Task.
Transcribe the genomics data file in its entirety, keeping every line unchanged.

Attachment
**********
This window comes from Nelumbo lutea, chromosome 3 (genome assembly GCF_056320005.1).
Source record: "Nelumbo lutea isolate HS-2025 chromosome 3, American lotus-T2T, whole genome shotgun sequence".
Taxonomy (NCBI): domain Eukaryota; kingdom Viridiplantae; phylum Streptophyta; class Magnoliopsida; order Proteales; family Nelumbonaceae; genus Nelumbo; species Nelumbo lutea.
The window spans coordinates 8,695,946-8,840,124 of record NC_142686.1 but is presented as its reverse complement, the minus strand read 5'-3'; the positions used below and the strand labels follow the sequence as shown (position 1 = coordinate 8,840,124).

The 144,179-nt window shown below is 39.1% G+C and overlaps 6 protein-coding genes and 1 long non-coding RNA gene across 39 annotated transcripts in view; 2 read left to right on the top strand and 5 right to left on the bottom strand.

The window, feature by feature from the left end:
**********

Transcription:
This window comes from Nelumbo lutea, chromosome 3 (genome assembly GCF_056320005.1).
Source record: "Nelumbo lutea isolate HS-2025 chromosome 3, American lotus-T2T, whole genome shotgun sequence".
Taxonomy (NCBI): domain Eukaryota; kingdom Viridiplantae; phylum Streptophyta; class Magnoliopsida; order Proteales; family Nelumbonaceae; genus Nelumbo; species Nelumbo lutea.
The window spans coordinates 8,695,946-8,840,124 of record NC_142686.1 but is presented as its reverse complement, the minus strand read 5'-3'; the positions used below and the strand labels follow the sequence as shown (position 1 = coordinate 8,840,124).

The 144,179-nt window shown below is 39.1% G+C and overlaps 6 protein-coding genes and 1 long non-coding RNA gene across 39 annotated transcripts in view; 2 read left to right on the top strand and 5 right to left on the bottom strand.

The window, feature by feature from the left end: